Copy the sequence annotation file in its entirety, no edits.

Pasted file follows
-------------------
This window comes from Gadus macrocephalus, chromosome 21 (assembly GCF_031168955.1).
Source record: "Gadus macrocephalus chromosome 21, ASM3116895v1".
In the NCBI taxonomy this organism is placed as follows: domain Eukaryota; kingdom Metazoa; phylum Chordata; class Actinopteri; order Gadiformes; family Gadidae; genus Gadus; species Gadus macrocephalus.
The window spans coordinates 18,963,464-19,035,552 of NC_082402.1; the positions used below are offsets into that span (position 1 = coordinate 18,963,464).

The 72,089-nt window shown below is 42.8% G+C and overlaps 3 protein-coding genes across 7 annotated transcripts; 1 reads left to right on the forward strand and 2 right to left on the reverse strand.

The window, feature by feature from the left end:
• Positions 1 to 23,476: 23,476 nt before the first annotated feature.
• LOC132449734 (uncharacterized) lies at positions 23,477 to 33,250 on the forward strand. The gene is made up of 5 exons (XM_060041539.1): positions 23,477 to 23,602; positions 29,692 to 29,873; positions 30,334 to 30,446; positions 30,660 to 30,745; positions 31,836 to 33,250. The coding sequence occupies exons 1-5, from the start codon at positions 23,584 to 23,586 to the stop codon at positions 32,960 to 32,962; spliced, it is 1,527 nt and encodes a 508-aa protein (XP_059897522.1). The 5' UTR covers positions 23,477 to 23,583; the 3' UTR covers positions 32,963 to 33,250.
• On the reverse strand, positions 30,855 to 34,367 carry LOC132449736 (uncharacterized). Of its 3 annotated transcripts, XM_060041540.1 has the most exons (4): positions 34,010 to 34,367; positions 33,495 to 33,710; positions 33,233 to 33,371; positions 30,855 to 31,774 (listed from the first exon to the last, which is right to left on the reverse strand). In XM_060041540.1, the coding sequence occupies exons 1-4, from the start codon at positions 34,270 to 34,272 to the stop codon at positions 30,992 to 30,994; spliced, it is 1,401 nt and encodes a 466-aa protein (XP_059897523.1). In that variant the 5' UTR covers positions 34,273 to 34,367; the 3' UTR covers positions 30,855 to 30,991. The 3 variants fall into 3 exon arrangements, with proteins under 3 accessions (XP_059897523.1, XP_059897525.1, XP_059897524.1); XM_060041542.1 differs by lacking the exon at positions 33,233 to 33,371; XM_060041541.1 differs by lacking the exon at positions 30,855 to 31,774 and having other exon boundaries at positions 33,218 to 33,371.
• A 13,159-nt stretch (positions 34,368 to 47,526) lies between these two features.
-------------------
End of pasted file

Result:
This window comes from Gadus macrocephalus, chromosome 21 (assembly GCF_031168955.1).
Source record: "Gadus macrocephalus chromosome 21, ASM3116895v1".
In the NCBI taxonomy this organism is placed as follows: domain Eukaryota; kingdom Metazoa; phylum Chordata; class Actinopteri; order Gadiformes; family Gadidae; genus Gadus; species Gadus macrocephalus.
The window spans coordinates 18,963,464-19,035,552 of NC_082402.1; the positions used below are offsets into that span (position 1 = coordinate 18,963,464).

The 72,089-nt window shown below is 42.8% G+C and overlaps 3 protein-coding genes across 7 annotated transcripts; 1 reads left to right on the forward strand and 2 right to left on the reverse strand.

The window, feature by feature from the left end:
• Positions 1 to 23,476: 23,476 nt before the first annotated feature.
• LOC132449734 (uncharacterized) lies at positions 23,477 to 33,250 on the forward strand. The gene is made up of 5 exons (XM_060041539.1): positions 23,477 to 23,602; positions 29,692 to 29,873; positions 30,334 to 30,446; positions 30,660 to 30,745; positions 31,836 to 33,250. The coding sequence occupies exons 1-5, from the start codon at positions 23,584 to 23,586 to the stop codon at positions 32,960 to 32,962; spliced, it is 1,527 nt and encodes a 508-aa protein (XP_059897522.1). The 5' UTR covers positions 23,477 to 23,583; the 3' UTR covers positions 32,963 to 33,250.
• On the reverse strand, positions 30,855 to 34,367 carry LOC132449736 (uncharacterized). Of its 3 annotated transcripts, XM_060041540.1 has the most exons (4): positions 34,010 to 34,367; positions 33,495 to 33,710; positions 33,233 to 33,371; positions 30,855 to 31,774 (listed from the first exon to the last, which is right to left on the reverse strand). In XM_060041540.1, the coding sequence occupies exons 1-4, from the start codon at positions 34,270 to 34,272 to the stop codon at positions 30,992 to 30,994; spliced, it is 1,401 nt and encodes a 466-aa protein (XP_059897523.1). In that variant the 5' UTR covers positions 34,273 to 34,367; the 3' UTR covers positions 30,855 to 30,991. The 3 variants fall into 3 exon arrangements, with proteins under 3 accessions (XP_059897523.1, XP_059897525.1, XP_059897524.1); XM_060041542.1 differs by lacking the exon at positions 33,233 to 33,371; XM_060041541.1 differs by lacking the exon at positions 30,855 to 31,774 and having other exon boundaries at positions 33,218 to 33,371.
• A 13,159-nt stretch (positions 34,368 to 47,526) lies between these two features.